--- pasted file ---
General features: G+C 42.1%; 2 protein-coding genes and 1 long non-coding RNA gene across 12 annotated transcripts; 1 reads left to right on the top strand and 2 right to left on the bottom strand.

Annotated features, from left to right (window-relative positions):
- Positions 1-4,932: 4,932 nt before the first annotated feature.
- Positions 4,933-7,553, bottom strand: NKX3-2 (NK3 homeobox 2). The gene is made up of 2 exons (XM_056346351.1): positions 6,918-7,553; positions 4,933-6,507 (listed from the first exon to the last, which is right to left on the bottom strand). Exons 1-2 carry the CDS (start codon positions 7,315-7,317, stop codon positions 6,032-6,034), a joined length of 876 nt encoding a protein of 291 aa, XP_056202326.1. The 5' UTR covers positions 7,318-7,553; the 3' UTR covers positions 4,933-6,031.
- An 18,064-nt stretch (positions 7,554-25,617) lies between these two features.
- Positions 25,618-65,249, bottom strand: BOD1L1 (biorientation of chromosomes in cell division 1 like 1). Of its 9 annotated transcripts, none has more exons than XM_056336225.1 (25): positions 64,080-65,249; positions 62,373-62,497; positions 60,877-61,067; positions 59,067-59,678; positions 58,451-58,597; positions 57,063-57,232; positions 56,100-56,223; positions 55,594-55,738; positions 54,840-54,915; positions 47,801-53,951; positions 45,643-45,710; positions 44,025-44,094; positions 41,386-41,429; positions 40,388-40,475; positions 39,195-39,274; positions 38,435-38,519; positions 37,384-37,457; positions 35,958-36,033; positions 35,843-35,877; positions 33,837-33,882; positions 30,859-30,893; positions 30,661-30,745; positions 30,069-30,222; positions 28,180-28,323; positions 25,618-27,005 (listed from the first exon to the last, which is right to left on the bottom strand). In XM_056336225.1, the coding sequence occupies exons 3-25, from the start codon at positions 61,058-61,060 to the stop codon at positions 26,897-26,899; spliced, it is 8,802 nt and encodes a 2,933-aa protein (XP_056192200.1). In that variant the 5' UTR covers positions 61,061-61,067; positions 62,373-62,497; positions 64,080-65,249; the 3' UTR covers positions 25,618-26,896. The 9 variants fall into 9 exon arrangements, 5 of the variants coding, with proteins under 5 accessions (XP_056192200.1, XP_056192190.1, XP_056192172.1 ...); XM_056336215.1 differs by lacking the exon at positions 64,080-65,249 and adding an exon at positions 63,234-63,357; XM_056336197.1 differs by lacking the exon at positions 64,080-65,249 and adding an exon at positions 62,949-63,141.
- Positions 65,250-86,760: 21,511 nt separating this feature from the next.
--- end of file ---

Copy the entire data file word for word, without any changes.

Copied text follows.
General features: G+C 42.1%; 2 protein-coding genes and 1 long non-coding RNA gene across 12 annotated transcripts; 1 reads left to right on the top strand and 2 right to left on the bottom strand.

Annotated features, from left to right (window-relative positions):
- Positions 1-4,932: 4,932 nt before the first annotated feature.
- Positions 4,933-7,553, bottom strand: NKX3-2 (NK3 homeobox 2). The gene is made up of 2 exons (XM_056346351.1): positions 6,918-7,553; positions 4,933-6,507 (listed from the first exon to the last, which is right to left on the bottom strand). Exons 1-2 carry the CDS (start codon positions 7,315-7,317, stop codon positions 6,032-6,034), a joined length of 876 nt encoding a protein of 291 aa, XP_056202326.1. The 5' UTR covers positions 7,318-7,553; the 3' UTR covers positions 4,933-6,031.
- An 18,064-nt stretch (positions 7,554-25,617) lies between these two features.
- Positions 25,618-65,249, bottom strand: BOD1L1 (biorientation of chromosomes in cell division 1 like 1). Of its 9 annotated transcripts, none has more exons than XM_056336225.1 (25): positions 64,080-65,249; positions 62,373-62,497; positions 60,877-61,067; positions 59,067-59,678; positions 58,451-58,597; positions 57,063-57,232; positions 56,100-56,223; positions 55,594-55,738; positions 54,840-54,915; positions 47,801-53,951; positions 45,643-45,710; positions 44,025-44,094; positions 41,386-41,429; positions 40,388-40,475; positions 39,195-39,274; positions 38,435-38,519; positions 37,384-37,457; positions 35,958-36,033; positions 35,843-35,877; positions 33,837-33,882; positions 30,859-30,893; positions 30,661-30,745; positions 30,069-30,222; positions 28,180-28,323; positions 25,618-27,005 (listed from the first exon to the last, which is right to left on the bottom strand). In XM_056336225.1, the coding sequence occupies exons 3-25, from the start codon at positions 61,058-61,060 to the stop codon at positions 26,897-26,899; spliced, it is 8,802 nt and encodes a 2,933-aa protein (XP_056192200.1). In that variant the 5' UTR covers positions 61,061-61,067; positions 62,373-62,497; positions 64,080-65,249; the 3' UTR covers positions 25,618-26,896. The 9 variants fall into 9 exon arrangements, 5 of the variants coding, with proteins under 5 accessions (XP_056192200.1, XP_056192190.1, XP_056192172.1 ...); XM_056336215.1 differs by lacking the exon at positions 64,080-65,249 and adding an exon at positions 63,234-63,357; XM_056336197.1 differs by lacking the exon at positions 64,080-65,249 and adding an exon at positions 62,949-63,141.
- Positions 65,250-86,760: 21,511 nt separating this feature from the next.